Upon invitation of LIU Chuanzhou, a research fellow from the State Key Laboratory of Lithospheric Evolution, Prof. Henry Dick, a senior researcher from Woods Hole Oceanographic Insinuation (WHOI), visited our institute for academic exchange.
Prof. Henry Dick has been engaged in the formation and evolution of oceanic lithosphere for many years, and is a renowned expert in international academic circles related to marine geology. Since 1976, he has participated in more than 30 marine scientific investigations, among which he presided over 15 voyages as chief scientist. He was elected as a fellow of GAS and AGU, and received the AGU Harry Hess prize. He has published more than 150 SCI research papers, with a total citation number of over 8000. In particular, one of his papers published in CMP in 1984 has been cited more than 1100 times, and another paper published in JGR in 1990 has been cited over 900 times. Both of these are regarded as classic papers in the field of mantle petrology.
During the visit, Prof. Henry Dick gave an academic report entitled ‘Lithospheric overturn at ocean ridges: insight from the dike-gabbro transition’. The report detailed the intercalated relationship between diabase and gabbro in mid-ocean ridges, and pointed out that this relationship is inherently connected with the ocean ridge’s expansion rate. More specifically, in rapid-expansion ridges, the gabbro invades upward and then assimilates and contaminates the overlying diabase walls, while in slow-expansion or ultra-slow-expansion ridges the diabase invades gabbro. Through comparison with ophiolite, he stressed that the intercalated relationship between diabase and gabbro can be effectively used for estimating the formed tectonic environment of ophiolite. After the report, Prof. Henry Dick led a heated discussion with the participating teachers and students.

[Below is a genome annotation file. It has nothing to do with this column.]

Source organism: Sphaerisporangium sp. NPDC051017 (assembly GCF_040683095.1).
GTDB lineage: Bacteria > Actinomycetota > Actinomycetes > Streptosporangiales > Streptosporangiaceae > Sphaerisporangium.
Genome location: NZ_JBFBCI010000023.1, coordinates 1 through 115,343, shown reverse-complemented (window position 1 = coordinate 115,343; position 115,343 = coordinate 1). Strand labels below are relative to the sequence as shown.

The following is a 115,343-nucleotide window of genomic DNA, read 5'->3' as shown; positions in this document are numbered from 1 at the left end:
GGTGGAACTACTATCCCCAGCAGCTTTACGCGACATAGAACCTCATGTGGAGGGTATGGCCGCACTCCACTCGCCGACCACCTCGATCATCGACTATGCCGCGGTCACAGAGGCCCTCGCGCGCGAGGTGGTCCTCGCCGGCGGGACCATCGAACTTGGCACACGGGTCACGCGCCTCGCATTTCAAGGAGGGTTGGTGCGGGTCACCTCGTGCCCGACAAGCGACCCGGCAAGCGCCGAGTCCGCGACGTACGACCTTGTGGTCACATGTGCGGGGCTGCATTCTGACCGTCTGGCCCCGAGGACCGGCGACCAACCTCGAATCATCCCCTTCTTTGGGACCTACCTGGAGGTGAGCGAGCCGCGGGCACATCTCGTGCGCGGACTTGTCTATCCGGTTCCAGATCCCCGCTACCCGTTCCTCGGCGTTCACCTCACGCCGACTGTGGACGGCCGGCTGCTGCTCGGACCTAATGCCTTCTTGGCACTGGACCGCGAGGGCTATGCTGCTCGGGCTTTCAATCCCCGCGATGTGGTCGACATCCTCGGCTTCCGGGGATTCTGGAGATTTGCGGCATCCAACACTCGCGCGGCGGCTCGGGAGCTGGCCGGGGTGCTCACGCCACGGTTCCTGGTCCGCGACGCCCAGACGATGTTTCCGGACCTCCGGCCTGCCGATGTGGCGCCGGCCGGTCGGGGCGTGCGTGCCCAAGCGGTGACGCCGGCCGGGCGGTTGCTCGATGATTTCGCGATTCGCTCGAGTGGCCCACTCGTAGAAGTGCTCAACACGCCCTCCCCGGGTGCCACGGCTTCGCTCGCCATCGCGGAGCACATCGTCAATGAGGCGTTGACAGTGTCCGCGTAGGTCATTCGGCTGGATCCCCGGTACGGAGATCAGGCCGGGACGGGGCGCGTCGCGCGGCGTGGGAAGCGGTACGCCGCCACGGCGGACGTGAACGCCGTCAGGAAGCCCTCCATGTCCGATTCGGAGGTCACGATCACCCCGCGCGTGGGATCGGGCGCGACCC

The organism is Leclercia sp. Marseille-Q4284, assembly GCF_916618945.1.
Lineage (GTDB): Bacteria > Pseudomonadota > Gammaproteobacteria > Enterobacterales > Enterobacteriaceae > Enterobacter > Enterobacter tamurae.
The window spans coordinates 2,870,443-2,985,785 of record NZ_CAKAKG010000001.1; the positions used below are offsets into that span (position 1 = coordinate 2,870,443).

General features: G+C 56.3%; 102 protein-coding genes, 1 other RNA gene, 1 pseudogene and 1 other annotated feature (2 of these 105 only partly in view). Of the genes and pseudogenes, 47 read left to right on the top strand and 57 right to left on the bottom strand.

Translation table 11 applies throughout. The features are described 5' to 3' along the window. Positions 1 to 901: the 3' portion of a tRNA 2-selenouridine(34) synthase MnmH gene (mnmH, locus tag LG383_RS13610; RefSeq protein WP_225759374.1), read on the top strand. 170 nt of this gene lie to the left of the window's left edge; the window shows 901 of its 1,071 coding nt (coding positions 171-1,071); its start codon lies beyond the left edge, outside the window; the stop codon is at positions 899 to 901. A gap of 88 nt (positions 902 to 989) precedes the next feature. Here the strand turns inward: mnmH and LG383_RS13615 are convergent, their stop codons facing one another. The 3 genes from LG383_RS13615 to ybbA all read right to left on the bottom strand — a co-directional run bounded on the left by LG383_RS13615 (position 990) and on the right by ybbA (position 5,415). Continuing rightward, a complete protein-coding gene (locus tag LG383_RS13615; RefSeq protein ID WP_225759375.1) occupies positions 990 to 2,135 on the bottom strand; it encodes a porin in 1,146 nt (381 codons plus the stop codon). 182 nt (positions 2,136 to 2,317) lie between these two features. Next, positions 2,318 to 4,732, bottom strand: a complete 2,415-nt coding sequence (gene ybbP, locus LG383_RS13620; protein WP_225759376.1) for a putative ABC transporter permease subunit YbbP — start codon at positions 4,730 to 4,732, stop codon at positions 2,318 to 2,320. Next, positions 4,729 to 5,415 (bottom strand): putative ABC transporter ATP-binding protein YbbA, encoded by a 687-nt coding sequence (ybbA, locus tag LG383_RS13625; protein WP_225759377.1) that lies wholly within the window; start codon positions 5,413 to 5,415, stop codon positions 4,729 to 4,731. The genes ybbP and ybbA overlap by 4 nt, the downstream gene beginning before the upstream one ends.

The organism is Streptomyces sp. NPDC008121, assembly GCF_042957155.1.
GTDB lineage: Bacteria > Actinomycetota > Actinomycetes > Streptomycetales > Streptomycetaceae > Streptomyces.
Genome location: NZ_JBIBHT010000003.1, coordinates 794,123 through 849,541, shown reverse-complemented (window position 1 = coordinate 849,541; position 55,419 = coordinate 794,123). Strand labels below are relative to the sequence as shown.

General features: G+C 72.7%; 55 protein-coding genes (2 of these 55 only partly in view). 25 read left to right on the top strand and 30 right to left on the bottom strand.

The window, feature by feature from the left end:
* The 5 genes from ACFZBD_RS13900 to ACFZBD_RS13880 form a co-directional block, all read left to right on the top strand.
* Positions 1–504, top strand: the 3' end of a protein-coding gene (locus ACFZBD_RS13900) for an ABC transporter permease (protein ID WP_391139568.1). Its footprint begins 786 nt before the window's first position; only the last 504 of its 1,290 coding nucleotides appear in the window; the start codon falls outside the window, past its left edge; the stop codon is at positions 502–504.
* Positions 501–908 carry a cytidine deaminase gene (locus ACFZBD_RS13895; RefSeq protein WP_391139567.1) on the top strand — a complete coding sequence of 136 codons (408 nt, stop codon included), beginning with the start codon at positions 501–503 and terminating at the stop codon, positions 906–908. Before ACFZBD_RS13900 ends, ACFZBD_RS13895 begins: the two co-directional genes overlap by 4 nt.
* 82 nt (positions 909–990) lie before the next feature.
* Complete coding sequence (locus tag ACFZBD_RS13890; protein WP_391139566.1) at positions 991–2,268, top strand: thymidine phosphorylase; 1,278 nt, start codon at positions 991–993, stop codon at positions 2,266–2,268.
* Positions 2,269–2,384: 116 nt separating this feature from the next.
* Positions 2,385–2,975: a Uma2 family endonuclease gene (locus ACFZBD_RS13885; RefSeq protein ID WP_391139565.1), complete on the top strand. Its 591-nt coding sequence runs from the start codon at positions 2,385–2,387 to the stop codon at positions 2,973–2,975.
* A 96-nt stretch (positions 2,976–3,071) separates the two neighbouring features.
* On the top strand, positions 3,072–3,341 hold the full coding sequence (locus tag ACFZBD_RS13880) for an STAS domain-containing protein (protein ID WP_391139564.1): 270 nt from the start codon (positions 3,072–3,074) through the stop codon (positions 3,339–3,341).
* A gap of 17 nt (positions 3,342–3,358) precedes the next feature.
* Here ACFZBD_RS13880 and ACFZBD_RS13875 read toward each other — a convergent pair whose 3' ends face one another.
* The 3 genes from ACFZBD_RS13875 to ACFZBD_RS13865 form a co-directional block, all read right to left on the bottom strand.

In addition, Prof. Henry Dick also visited the Laboratory of Secondary Ion Mass Spectrometer, the Laboratory of Multiple-collector ICPMS, and the Laboratory of Rare Gases.
Prof. Henry Dick gives an academic report